• Stimulants are used to help people with narcolepsy stay awake.
  • Because stimulants relax the bronchial muscles, almost all asthma medications contain stimulants.
  • Stimulants are also found in both prescription and non-prescription diet pills due to their appetite-reduction abilities.

Types of Different Stimulants

Let’s examine some of the more common types of stimulants, including caffeine, nicotine, cocaine, amphetamines, and methamphetamines.

Caffeine is perhaps the most widely used stimulant in the world. Coffee, tea, chocolate, soda, candy, and energy drinks all contain caffeine. Small amounts of caffeine help you stay awake and increase alertness, but only for a short amount of time. Large amounts of caffeine can cause sleep interruptions, restlessness, and cardiac arrest. Caffeine is a diuretic, which means that it can cause you to use the bathroom more frequently. Caffeine is also linked to a decreased risk in certain cancers. Some medications that contain caffeine are:

  • Vivarin: used to restore alertness and decrease fatigue
  • Diurex Maximum Relief Water Caps: decreases the bloating and swelling associated with menstrual cycles
  • Excedrin: used for pain relief

You probably know that nicotine is a natural ingredient found in tobacco, but did you know that nicotine is a stimulant? In terms of use and popularity, nicotine is not far behind caffeine. It is estimated that over 46 million adults in the U.S. smoke cigarettes. Nicotine is regarded as one of the most addictive drugs in the world. Similar to caffeine, nicotine improves alertness and helps you stay awake when taken in small amounts. Unlike caffeine, nicotine is both a stimulant and a relaxant.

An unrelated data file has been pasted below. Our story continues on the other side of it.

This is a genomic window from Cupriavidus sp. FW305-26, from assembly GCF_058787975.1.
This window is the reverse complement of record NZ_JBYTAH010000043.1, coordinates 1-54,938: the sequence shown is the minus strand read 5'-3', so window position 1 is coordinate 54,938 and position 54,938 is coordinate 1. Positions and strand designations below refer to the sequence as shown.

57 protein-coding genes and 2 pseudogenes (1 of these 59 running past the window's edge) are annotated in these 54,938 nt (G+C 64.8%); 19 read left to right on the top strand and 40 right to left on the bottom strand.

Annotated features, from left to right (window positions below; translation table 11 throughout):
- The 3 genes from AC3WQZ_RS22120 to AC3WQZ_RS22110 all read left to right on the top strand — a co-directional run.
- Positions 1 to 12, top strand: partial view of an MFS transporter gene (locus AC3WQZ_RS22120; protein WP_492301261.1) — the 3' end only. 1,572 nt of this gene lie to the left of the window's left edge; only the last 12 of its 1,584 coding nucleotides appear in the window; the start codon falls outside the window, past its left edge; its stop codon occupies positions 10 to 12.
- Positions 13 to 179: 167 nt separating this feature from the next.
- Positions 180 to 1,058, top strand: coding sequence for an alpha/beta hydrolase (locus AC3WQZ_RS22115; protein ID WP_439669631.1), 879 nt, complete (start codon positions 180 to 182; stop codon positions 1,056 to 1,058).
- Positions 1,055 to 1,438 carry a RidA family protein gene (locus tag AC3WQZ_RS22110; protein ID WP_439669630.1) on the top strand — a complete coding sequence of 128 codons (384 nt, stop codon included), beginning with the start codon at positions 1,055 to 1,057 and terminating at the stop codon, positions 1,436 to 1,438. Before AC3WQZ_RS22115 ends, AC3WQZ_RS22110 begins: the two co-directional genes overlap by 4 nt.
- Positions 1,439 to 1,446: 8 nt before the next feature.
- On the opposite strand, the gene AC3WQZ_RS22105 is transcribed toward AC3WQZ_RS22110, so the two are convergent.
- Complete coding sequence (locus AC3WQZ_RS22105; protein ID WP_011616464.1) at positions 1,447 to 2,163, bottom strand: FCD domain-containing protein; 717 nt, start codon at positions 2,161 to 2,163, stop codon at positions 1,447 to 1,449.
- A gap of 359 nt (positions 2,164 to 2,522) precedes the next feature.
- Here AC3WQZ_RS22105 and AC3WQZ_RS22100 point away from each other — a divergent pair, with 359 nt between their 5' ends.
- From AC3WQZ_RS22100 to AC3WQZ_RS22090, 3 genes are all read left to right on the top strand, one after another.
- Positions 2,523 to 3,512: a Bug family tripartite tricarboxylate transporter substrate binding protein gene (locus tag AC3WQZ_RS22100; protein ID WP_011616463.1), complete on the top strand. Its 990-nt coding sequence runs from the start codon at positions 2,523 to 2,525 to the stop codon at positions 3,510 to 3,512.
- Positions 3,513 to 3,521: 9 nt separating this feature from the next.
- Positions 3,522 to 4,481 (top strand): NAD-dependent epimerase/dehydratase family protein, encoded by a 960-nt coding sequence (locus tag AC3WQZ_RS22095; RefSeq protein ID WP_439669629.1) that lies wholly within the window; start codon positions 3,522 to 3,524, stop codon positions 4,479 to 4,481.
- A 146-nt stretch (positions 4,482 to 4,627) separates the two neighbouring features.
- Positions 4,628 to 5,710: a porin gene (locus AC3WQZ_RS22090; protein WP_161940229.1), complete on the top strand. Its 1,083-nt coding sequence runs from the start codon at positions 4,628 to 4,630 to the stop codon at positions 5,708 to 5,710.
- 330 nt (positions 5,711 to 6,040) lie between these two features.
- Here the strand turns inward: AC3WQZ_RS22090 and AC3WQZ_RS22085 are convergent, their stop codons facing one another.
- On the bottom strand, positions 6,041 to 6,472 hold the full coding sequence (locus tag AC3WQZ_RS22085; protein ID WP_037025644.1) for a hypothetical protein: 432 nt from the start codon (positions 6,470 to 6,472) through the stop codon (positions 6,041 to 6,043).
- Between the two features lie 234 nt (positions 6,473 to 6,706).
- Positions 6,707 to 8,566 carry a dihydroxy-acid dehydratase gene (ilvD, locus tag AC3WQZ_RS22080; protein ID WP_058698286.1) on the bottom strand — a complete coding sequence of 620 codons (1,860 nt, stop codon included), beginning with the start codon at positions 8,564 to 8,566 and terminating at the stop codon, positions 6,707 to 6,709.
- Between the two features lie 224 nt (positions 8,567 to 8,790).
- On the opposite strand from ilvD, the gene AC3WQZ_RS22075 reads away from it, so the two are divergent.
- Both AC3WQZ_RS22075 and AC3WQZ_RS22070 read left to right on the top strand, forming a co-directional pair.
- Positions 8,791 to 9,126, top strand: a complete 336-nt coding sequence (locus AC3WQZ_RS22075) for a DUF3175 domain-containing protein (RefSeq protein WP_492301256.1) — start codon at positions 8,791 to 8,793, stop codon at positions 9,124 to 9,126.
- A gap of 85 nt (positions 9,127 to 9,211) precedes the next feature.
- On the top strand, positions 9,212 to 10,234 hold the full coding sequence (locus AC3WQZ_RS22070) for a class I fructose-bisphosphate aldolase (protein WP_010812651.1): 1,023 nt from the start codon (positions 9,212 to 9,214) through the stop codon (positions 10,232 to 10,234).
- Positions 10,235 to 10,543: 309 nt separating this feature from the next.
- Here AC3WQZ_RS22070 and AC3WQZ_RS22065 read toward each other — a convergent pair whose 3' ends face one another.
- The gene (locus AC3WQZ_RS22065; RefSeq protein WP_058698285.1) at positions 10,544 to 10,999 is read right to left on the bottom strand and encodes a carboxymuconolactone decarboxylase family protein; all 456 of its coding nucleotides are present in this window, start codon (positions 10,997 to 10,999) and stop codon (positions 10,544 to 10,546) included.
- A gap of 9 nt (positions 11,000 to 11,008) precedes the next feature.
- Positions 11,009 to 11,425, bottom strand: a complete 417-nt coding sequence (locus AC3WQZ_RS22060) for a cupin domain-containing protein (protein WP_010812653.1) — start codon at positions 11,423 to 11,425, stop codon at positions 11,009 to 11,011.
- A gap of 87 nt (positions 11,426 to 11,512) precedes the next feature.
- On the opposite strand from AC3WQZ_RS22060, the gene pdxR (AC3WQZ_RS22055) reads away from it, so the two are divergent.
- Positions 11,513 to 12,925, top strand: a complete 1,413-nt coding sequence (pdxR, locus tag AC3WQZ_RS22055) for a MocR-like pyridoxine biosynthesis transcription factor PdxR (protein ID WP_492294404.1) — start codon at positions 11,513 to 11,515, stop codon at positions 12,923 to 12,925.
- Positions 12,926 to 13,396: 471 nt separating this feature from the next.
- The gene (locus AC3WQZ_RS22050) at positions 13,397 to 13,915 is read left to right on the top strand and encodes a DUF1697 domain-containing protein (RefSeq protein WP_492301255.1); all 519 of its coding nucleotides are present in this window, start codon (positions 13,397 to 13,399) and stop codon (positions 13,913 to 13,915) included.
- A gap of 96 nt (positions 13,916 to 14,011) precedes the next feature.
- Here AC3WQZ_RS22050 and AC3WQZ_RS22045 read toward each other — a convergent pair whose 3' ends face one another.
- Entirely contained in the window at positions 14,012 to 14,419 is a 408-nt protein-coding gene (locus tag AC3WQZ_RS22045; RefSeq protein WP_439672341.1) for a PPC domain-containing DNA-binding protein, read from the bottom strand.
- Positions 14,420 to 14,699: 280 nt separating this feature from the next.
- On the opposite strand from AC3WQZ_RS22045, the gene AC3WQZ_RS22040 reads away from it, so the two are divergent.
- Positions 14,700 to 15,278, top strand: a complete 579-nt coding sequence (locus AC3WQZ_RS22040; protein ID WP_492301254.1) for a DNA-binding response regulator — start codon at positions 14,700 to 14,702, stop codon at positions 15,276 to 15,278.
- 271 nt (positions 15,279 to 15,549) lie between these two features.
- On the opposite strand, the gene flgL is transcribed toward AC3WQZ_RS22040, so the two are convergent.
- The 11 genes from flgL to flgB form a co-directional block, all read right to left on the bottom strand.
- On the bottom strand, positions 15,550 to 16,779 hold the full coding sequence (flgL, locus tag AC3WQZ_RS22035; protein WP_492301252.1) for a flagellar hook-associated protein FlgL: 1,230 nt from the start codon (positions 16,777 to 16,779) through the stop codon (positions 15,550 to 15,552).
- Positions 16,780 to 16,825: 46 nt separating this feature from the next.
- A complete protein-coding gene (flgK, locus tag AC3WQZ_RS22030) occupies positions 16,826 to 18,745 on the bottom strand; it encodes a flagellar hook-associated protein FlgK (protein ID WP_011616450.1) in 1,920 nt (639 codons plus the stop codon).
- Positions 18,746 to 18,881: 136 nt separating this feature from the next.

At low doses, the effects of nicotine are similar to most stimulants. It improves memory and concentration. Nicotine also decreases your appetite and increases metabolism, which is why many smokers report losing weight. At higher doses, nicotine tends to act more like a relaxant. Large amounts of nicotine give a calming effect, reduce pain, and cause respiratory paralysis. Although rarely used in medicine, nicotine is used in products that are designed to help people stop smoking, such as gum, patches, nasal sprays, and lozenges.

Cocaine is a highly addictive illegal drug that is created from the leaves of the coca plant. However, cocaine wasn’t always illegal. It was even used as an ingredient in Coca-Cola from its development in 1886 until 1929. When used in small amounts, cocaine causes intense feelings of pleasure (euphoria) that last anywhere from 5 to 30 minutes. It increases confidence and makes users more talkative. It also increases energy and alertness while decreasing appetite and fatigue.

In large amounts, cocaine can lead to an intense high, bizarre or erratic behavior, restlessness, anxiety, and paranoia. Long-term cocaine use can have severe effects on your heart, respiratory system, nervous system, and digestion. This includes heart attacks, respiratory failure, strokes, seizures, and coma. Cocaine is potentially lethal and can kill you the first time you try it, even if you don’t overdose.